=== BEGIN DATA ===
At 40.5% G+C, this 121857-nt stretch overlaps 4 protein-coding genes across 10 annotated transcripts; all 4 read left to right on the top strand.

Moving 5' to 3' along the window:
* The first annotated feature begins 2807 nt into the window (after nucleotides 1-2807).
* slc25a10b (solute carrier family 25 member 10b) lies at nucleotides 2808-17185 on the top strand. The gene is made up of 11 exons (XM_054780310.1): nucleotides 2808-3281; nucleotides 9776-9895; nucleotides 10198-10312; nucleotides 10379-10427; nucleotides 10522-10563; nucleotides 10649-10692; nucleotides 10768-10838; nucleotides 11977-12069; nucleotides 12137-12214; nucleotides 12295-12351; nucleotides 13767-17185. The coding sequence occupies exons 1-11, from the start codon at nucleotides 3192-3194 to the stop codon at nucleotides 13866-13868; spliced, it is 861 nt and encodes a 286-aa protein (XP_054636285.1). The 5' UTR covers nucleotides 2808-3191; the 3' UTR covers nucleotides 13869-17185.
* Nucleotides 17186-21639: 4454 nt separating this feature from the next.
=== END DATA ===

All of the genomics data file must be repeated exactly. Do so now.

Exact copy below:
At 40.5% G+C, this 121857-nt stretch overlaps 4 protein-coding genes across 10 annotated transcripts; all 4 read left to right on the top strand.

Moving 5' to 3' along the window:
* The first annotated feature begins 2807 nt into the window (after nucleotides 1-2807).
* slc25a10b (solute carrier family 25 member 10b) lies at nucleotides 2808-17185 on the top strand. The gene is made up of 11 exons (XM_054780310.1): nucleotides 2808-3281; nucleotides 9776-9895; nucleotides 10198-10312; nucleotides 10379-10427; nucleotides 10522-10563; nucleotides 10649-10692; nucleotides 10768-10838; nucleotides 11977-12069; nucleotides 12137-12214; nucleotides 12295-12351; nucleotides 13767-17185. The coding sequence occupies exons 1-11, from the start codon at nucleotides 3192-3194 to the stop codon at nucleotides 13866-13868; spliced, it is 861 nt and encodes a 286-aa protein (XP_054636285.1). The 5' UTR covers nucleotides 2808-3191; the 3' UTR covers nucleotides 13869-17185.
* Nucleotides 17186-21639: 4454 nt separating this feature from the next.